Earlier this year, there was great clamour over the Kohinoor Diamond. India, stating that the stone was forcibly handed over to the British, renewed its demand that it be returned to its rightful owners. This sparked off conversations about the true origins of the stone. Soon Pakistan too claimed the diamond!
We decided to take a look at other well-known diamonds that, along with the Kohinoor, have achieved fame, whether for curses, theft, or the love affairs they tried to kindle:
The Hope Diamond
The Hope Diamond is a blue diamond named after the British financier and gem collector Henry Philip Hope, who owned it in the 1830s. Legend has it that the original owner stole it from the eye of a statue of the goddess Sita, earning the wrath of vengeful priests who cursed anyone in possession of it. Soon enough, misfortune fell upon several of its owners, including Hope’s son, who lost his fortune after inheriting the diamond, and American widow Mrs. Edward McLean, who lost her only child, lost all her money, and eventually committed suicide.
The diamond is currently housed in the National Museum of Natural History in Washington DC, where it was sent via U.S. mail!
The Cullinan Diamond
The Cullinan was discovered in South Africa’s Premier Mine in 1905, and was named after the owner of the mine, Thomas Cullinan. The original diamond, at 3,106 carats, is the largest uncut diamond ever discovered! It was presented to King Edward VII and split into nine larger and 96 smaller parts (after being studied for several months), the most well-known of which are the Cullinan I and Cullinan II, also known as the First and Second Stars of Africa respectively. These two stones are part of the crown jewels of Great Britain.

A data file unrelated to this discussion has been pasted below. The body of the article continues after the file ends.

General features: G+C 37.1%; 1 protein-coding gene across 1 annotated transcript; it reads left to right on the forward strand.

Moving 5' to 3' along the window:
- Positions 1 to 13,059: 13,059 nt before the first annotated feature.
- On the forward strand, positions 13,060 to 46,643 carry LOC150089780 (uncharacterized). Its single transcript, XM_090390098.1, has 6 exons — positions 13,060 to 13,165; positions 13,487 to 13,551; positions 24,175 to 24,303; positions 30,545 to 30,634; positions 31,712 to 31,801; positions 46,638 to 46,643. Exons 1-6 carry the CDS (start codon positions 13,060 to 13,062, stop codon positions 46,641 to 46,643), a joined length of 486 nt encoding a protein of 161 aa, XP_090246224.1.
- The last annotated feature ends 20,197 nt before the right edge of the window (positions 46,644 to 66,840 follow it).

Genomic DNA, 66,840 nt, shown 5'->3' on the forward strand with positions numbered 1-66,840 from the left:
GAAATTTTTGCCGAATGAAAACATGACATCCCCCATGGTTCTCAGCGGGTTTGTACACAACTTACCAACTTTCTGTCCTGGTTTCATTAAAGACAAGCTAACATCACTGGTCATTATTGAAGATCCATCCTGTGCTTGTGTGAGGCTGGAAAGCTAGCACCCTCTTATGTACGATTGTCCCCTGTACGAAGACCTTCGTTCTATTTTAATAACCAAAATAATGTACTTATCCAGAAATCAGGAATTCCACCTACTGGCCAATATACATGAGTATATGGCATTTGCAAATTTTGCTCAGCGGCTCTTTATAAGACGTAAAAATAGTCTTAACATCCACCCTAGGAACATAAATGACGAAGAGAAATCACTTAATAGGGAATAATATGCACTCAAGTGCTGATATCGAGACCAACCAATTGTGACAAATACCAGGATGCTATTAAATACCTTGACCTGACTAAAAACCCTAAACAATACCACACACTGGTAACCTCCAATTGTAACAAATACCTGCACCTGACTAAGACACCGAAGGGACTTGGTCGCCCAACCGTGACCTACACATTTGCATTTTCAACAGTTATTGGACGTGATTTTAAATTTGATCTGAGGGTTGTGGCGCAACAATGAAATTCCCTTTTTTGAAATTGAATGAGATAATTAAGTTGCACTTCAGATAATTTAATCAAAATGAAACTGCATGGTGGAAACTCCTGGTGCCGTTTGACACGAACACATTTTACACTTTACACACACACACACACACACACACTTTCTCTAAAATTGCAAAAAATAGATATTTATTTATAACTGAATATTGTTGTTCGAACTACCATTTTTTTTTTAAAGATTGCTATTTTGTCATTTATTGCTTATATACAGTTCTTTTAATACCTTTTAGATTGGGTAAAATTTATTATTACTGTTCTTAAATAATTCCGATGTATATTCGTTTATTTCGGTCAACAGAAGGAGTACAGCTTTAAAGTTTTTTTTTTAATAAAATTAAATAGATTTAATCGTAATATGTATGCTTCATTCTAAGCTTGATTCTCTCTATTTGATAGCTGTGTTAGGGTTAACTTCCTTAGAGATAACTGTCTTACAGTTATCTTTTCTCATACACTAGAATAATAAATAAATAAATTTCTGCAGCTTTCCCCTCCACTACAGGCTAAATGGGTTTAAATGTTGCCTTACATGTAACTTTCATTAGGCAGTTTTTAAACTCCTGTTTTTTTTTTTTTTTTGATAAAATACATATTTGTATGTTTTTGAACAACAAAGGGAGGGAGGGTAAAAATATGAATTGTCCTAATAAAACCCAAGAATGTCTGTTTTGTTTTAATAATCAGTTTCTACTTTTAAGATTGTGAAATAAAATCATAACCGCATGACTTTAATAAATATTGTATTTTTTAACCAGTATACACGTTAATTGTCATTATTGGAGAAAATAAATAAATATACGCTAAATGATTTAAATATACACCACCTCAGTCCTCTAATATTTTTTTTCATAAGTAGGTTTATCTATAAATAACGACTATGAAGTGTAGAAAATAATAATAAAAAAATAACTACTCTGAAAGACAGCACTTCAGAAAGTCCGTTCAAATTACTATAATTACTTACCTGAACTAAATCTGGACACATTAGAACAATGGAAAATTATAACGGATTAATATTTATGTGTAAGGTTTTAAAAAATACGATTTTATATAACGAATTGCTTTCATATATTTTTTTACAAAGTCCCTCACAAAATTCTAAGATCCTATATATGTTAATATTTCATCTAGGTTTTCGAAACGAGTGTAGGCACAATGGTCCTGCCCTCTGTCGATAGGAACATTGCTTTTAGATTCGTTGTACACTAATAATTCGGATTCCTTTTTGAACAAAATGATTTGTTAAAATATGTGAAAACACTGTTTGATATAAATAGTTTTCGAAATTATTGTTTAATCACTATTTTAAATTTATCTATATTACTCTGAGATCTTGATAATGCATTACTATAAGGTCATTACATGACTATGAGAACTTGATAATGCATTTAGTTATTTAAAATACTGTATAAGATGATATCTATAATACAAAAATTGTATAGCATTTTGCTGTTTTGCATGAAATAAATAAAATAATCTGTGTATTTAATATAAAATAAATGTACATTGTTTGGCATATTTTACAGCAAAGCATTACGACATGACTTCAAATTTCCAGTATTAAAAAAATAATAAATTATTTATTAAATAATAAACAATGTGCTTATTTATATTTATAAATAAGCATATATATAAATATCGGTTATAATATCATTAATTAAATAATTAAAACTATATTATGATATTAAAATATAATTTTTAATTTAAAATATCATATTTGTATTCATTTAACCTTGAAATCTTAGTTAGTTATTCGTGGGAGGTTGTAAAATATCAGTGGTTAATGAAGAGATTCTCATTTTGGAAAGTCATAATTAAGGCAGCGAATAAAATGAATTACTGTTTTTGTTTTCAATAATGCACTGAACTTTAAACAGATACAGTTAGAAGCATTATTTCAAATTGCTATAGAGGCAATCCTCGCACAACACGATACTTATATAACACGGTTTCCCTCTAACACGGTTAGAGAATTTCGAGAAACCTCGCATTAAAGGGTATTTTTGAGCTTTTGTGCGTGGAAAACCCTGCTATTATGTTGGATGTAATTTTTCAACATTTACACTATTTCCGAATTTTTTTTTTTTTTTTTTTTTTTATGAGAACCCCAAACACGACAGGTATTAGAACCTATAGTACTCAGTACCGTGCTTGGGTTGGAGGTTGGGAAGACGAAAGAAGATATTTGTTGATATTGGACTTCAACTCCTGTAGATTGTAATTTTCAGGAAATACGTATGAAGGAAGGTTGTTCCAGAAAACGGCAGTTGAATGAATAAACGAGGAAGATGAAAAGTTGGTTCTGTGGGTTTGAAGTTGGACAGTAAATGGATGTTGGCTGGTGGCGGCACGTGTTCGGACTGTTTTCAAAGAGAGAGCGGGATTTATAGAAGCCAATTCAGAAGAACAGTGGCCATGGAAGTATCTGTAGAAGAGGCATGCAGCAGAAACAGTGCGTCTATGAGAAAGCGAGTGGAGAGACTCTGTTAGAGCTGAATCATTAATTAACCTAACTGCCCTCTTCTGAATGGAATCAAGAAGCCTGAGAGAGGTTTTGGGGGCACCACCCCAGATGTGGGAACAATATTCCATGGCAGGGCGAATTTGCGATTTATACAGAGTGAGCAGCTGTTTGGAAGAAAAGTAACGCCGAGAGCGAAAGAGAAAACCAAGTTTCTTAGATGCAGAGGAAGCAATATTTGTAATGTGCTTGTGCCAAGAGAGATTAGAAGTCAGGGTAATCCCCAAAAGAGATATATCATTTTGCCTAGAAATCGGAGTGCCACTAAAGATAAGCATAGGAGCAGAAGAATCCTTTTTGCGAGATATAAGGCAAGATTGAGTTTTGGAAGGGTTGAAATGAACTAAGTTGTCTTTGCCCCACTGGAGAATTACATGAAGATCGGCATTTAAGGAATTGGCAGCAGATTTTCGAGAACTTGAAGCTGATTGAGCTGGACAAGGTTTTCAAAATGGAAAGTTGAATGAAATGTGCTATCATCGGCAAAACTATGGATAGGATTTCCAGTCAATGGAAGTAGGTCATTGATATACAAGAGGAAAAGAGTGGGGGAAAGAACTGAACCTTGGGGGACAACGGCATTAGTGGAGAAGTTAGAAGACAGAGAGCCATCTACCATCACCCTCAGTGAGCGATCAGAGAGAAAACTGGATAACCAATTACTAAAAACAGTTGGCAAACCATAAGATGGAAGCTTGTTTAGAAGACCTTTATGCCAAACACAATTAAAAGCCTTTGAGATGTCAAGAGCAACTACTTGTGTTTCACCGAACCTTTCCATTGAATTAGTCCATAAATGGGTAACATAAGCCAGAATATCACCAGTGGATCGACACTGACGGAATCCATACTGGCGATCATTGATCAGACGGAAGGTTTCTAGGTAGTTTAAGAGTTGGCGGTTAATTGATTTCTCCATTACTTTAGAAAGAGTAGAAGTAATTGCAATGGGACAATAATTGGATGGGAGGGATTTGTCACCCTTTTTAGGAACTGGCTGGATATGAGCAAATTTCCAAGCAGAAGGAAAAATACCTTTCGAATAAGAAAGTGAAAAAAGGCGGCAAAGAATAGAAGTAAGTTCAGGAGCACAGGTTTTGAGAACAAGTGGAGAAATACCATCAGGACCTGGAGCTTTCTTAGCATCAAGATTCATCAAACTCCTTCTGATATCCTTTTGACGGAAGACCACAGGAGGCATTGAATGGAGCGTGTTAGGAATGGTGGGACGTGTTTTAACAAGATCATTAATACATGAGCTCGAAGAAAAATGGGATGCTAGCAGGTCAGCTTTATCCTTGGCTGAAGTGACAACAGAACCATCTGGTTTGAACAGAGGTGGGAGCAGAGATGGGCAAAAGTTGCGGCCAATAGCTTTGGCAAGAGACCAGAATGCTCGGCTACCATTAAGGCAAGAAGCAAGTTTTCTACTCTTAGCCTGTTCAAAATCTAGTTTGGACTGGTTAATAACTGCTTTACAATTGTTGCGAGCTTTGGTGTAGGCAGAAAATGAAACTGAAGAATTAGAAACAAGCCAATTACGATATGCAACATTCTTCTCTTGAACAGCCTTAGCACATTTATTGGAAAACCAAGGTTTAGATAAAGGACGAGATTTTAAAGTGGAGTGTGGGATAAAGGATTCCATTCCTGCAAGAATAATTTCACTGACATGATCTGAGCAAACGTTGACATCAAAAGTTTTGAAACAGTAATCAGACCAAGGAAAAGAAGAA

The Orlov Diamond
The Orlov (or Orloff) is a large diamond the shape of half a bird’s egg. Its origins and history are shrouded in myth: it was said to have been discovered in south India, and eventually found its way to the Mughal treasury. The Orlov was part of the spoils of the sack of Delhi by the Persian warlord Nader Shah, and ended up in Iran. But shortly after Nader Shah’s death, his treasure got dispersed, and the diamond found its way to Amsterdam. There, it was bought by Count Grigory Orlov who presented to Catherine the Great of Russia. Orlov, her ex-lover, was hoping to rekindle their romance through the stone. But he was unable to regain her affection, and was gifted the Marble Palace in St. Petersburg instead!
Catherine the Great had it mounted in her sceptre, where it is today, as part of the Diamond Fund of the Moscow Kremlin.
The Tiffany Yellow Diamond
Until recently, the Tiffany was the largest yellow diamond ever found. It was discovered in the Kimberley mines in South Africa and purchased by Charles Tiffany, founder of the jewellery retailer Tiffany & Co. Fans of the movie Breakfast at Tiffany’s will be familiar with it — the diamond was set into a necklace and worn by Audrey Hepburn in promotional photographs. It was later used to create a whimsical “Bird on a Rock” brooch, and recently, set into a diamond and platinum necklace to commemorate the 175th anniversary of Tiffany & Co. It is on display at Tiffany’s New York City flagship store.
The Kohinoor Diamond
The Kohinoor, also known as the Mountain of Light, is arguably one of the most famous diamonds in history. Also discovered in south India, the diamond changed hands a number of times before it was forcibly taken by the British from the ten-year-old boy-king of Punjab, Duleep Singh, following the Second Anglo-Sikh War. Said to bring bad luck to any man or reigning sovereign who wears it, the diamond has only been worn by the female consorts of British monarchs. It is currently on display in the Tower of London as part of the crown jewels.
Kohinoor by William Dalrymple and Anita Anand, which chronicles the story of the infamous stone, is out next month. Until then, read an excerpt in the mini-blockbuster The Jewel in the Crown on Juggernaut here.